Fac cum servo tuo =do/deal with your servant

secúndum misericórdiam tuam =according to your mercy

That is, not on our merits; not as we deserve because of our sins.

et justificatiónes tuas doce me = and teach me your justifications

Cassiodorus: They continue with their diligent entreaties, for there must be no weariness in petitioning, since the generosity of the Donor cannot be exhausted. They made unlimited requests, for they asked that blessings be granted them according to God's mercy, and just as that mercy is unending, so His gifts are known to be never-failing. They did well to add: With thy servant, for one who desires another as master at once gives way. According to their custom, they invariably beg for the justifications which in their piety they have already obtained. This incessant demand is likewise indicated by the Lord's prayer, where it says: Give us this day our daily breads. It is right to make continual entreaty of Him, for He is offended if He is not petitioned.

125 Servus tuus sum ego : da mihi intellectum, ut sciam testimonia tua.
I am your servant: give me understanding that I may know your testimonies.

intellectus, us, m. understanding, insight.
scio, ivi and li, Itum, Ire, to know.

Servus tuus sum ego = I am your servant

da mihi intelléctum = give me understanding

Cassiodorus: Though we must beg the Lord with continual prayers for everything helpful to us, we must regularly beseech Him most of all for an understanding of the divine Scriptures, for the more they are apprehended, the sweeter they are found by holy minds.

ut sciam testimónia tua = that I may know your testimonies

Augustine notes that: For it suffices not to have received understanding, and to have learned the testimonies of God, unless it be evermore received, and evermore in a manner quaffed from the fountain of eternal light. For the testimonies of God are the better and the better known, the more understanding a man attains to.

126 Tempus faciendi, Domine: dissipaverunt legem tuam.
It is time, O Lord, to do: they have dissipated your law.

tempus, oris, n. time,
dissipo, avi, atum, are scatter, disperse; frustrate, bring to naught; break, annul, make void

Tempus faciéndi, Dómine = Time of making/doing O Lord = It is time [for you] to do/make/act O Lord OR It is time O Lord for action

The Vulgate is ambiguous in Latin. Haydock points out that it could be interpreted as 'it is time for us to act for the Lord', for example, ‘by striving to repair the injuries done to his name and worship’.

Most, however, interpret the phrase as ‘it is time for the Lord to act’. This is certainly consistent with the most obvious translation of the Greek, which makes Lord dative (to/for) rather than vocative (O Lord) as in the Latin, and the change of case to Domino in the neo-Vulgate reflects this.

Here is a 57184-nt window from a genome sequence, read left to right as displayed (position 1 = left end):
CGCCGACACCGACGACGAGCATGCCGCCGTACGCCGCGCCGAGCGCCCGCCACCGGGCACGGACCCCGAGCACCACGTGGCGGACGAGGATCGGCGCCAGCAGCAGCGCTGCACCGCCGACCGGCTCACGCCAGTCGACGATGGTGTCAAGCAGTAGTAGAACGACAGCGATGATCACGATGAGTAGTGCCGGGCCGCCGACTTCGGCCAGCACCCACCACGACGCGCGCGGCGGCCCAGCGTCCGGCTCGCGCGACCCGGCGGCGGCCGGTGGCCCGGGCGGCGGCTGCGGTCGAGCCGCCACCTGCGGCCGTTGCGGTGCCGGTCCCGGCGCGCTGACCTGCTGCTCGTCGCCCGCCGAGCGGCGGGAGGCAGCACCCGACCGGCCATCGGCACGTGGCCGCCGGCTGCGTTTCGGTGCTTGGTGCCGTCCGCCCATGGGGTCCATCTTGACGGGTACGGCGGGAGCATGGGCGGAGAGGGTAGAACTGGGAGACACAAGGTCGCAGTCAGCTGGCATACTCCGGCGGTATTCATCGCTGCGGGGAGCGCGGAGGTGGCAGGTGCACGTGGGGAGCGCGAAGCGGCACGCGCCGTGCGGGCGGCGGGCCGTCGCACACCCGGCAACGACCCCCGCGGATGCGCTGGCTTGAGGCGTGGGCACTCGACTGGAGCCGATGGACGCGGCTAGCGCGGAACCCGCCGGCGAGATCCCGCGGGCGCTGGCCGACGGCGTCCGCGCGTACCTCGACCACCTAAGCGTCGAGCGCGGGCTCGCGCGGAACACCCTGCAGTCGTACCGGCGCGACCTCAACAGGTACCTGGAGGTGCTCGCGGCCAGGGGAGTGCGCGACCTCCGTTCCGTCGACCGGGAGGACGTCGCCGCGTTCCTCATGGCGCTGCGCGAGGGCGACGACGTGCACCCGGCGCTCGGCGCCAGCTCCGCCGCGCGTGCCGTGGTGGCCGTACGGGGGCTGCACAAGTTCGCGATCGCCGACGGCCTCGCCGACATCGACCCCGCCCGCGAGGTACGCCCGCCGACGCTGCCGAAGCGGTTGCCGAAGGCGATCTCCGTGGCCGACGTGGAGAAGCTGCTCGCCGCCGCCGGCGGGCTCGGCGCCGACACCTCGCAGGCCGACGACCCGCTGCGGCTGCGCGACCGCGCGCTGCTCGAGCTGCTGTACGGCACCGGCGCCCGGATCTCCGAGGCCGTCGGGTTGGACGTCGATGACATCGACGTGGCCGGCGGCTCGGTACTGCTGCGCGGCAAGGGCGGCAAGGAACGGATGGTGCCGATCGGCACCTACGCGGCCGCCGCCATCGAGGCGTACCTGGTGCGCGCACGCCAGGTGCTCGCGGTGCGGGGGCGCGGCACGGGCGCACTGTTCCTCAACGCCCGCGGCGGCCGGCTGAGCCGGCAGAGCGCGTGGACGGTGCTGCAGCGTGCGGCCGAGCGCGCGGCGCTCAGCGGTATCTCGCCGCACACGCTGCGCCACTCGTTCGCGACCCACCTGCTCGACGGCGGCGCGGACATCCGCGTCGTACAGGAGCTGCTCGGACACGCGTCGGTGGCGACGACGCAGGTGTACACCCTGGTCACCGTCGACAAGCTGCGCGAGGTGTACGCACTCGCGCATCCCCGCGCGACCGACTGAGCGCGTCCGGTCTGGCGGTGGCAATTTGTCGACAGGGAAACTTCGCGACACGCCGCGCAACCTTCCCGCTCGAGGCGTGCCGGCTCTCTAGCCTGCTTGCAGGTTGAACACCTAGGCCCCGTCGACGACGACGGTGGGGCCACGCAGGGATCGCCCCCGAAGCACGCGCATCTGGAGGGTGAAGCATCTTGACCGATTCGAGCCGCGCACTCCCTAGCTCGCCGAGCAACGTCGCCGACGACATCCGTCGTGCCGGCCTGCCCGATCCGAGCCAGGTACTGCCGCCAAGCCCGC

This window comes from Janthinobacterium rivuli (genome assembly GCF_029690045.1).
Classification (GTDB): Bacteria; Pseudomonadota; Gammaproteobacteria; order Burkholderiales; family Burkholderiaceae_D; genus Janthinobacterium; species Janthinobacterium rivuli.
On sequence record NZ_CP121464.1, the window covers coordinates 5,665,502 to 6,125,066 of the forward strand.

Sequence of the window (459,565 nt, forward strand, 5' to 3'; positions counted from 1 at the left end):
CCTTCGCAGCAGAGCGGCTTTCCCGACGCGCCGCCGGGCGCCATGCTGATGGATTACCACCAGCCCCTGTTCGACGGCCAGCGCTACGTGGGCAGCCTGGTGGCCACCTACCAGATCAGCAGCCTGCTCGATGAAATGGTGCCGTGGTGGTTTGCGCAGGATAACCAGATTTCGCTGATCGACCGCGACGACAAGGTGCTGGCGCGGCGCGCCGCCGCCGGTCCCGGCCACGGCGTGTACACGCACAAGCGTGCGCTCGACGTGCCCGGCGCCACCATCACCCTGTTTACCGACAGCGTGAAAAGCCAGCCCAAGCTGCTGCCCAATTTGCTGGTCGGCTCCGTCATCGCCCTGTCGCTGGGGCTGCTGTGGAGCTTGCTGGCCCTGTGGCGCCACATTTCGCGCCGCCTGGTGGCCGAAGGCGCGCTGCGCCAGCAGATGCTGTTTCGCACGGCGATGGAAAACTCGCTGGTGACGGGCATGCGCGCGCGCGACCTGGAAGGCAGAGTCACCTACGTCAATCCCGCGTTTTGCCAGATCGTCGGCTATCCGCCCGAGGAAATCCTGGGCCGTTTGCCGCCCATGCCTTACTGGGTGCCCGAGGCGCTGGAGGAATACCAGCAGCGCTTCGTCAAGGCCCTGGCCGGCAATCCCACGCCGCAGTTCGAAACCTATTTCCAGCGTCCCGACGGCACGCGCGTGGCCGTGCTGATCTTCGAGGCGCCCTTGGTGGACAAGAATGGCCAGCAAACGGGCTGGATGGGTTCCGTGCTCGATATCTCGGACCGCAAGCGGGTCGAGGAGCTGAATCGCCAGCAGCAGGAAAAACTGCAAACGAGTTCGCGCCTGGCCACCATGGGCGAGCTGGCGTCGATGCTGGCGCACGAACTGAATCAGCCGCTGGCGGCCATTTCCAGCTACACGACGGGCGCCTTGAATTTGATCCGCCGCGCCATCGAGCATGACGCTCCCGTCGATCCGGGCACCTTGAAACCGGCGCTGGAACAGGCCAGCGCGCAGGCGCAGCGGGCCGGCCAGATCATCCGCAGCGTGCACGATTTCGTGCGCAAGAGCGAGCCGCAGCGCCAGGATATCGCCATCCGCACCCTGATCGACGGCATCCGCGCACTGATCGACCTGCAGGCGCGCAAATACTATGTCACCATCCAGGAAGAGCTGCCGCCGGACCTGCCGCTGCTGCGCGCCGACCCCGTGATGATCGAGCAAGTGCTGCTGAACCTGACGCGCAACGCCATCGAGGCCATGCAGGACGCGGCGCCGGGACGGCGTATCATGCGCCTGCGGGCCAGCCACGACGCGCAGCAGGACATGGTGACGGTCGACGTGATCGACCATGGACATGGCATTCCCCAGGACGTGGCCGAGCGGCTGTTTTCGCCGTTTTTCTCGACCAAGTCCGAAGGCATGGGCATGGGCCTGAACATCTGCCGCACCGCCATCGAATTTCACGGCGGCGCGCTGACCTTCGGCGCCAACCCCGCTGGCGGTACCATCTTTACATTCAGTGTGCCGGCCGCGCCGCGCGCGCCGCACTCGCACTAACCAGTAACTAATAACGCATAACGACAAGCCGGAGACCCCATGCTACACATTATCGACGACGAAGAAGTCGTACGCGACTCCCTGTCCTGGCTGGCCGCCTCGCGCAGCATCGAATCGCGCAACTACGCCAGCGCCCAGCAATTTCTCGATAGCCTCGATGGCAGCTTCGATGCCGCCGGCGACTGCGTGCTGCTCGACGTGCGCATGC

The reason for the ambiguity though is that the Greek verb form (ποισαι) can have several meanings – it could be an infinitive (aorist infinitive active, to do/make/act), imperative (be done/made, aorist imperative middle) or third person aorist optative active (he/she/it-happens to do/make).

 díssipavérunt legem tuam = they have frustrated/broken/ your law

127 Ideo dilexi mandata tua super aurum et topazion.
Therefore have I loved your commandments above gold and the topaz.

ideo, adv., therefore, on that account.
aurum, i, n., gold
topazion, Ii, n. the topaz, a precious stone.

Ideo diléxi mandáta tua = therefore I have loved your commandments

Augustine: Grace has this object, that the commandments, which could not be fulfilled by fear, may be fulfilled by love...

super aurum et topázion = above gold and precious stone/topaz

The NV changes topaz to ‘obyryzum’ or fine gold, to align with the Hebrew MT. The argument is that topaz, regarded as the finest of precious stones, was a later discovery. In this view, the Greek topazios was probably in fact a yellow crystal now called chrysolite.  Hmm, maybe!

128 Propterea ad omnia mandata tua dirigebar; omnem viam iniquam odio habui.
Therefore was I directed to all your commandments: I have hated all wicked ways.

propterea, adv., therefore, on that account, for that cause; but now
dirigo, rexi, rectum, ere 3 to direct, guide, set aright; to prosper, to be established.
odio habere, to have hatred towards, to entertain hatred against, to hate

Proptérea = Therefore
ad ómnia mandáta tua = to all your commandments
dirigébar = I was guided by/directed by

omnem viam iníquam =all the ways of wickedness
ódio hábui = I have hated



And you can find the next part in this series here.